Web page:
We really know very little about Kobe, the man


Every time I turn around, someone is telling me that Los Angeles Lakers superstar Kobe Bryant couldn't possibly have done what he's accused of doing because, well, we all know he's a good guy.

How do we know this?

Because that's what his Sprite commercials tells us, that he's a splendid basketball player and a fanatically hard worker and a likable person. End of story.

Kobe's a good guy, the media reminds us.

He's courteous to reporters, fills their notebooks and microcassettes with juicy quotes, always smiles nice when the red light goes on.

That's how we know.

OK, what do we really know about Kobe Bryant?

In reality, not much.

We only know what he shows us, the tiny sliver of himself that he shares with inquiring reporters and his loyal fans.

We don't go home with Kobe and his wife and baby, we don't follow him into his hotel room when the Lakers are on the road.

We always see him at his best, never at his worst.

Nobody can be perfect all the time. It's just not possible.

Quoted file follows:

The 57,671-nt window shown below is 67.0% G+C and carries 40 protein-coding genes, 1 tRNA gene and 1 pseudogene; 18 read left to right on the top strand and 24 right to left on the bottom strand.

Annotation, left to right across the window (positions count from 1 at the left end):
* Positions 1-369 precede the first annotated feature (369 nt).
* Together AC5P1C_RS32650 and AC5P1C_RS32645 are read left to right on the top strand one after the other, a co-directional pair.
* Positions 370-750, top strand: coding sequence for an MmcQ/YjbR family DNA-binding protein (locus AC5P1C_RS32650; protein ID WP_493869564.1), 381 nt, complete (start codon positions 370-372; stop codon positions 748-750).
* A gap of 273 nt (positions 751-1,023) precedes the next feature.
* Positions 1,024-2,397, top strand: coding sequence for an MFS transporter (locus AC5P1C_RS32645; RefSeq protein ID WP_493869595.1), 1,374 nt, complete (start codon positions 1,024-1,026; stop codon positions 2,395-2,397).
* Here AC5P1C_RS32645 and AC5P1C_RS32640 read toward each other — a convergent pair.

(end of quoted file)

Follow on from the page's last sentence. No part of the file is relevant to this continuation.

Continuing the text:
We think we know Kobe, but we don't.

Oh, we know that baseball star Barry Bonds is a jerk because he's nasty to reporters and isn't well-liked by his teammates. But how is that enough to make a value judgment about another person?

We thought we knew Julius Erving. Yes, the same Dr. J who had a daughter outside of his marriage. The same Dr. J whose wife filed for divorce when she discovered he had still another child with a different woman.

Dr. J was a good guy, too. The best.

We thought we knew Kirby Puckett, another good guy charged with sexual misconduct. Sure did.

We thought we knew Steve Garvey, yet another good guy who had a school named after him, who fathered numerous children outside his seemingly idyllic marriage. Turns out we didn't.

We thought we knew Pete Rose, Charlie Hustle himself - the ultimate good guy. Little did we know.

And, yes, we thought we knew Kobe Bryant, who admitted Friday that he committed adultery with a Colorado woman who accused him of sexual assault.

We're still scratching our heads over that one.

A week ago, Bryant confided to the Los Angeles Times that he was innocent of the charges. He asked the media to trust him.

“You know I would never do something like that,” said Bryant, calling on all of his powers of persuasion.

We don't know Kobe, yet we think we do. We call him by his first name, as though we know him personally.

Real smart Kobe, getting us to think that.

The problem is idolizing Bryant for his basketball greatness because, after all, that's the only time we see him - and then feeling betrayed when he turns out to be human just like the rest of us.

Dig deep enough into anybody's life, and you're bound to find something wrong.

All depends on how hard you look. If it's Allen Iverson, you leave no stone unturned.

If it's Kobe Bryant, you don't look very hard at all.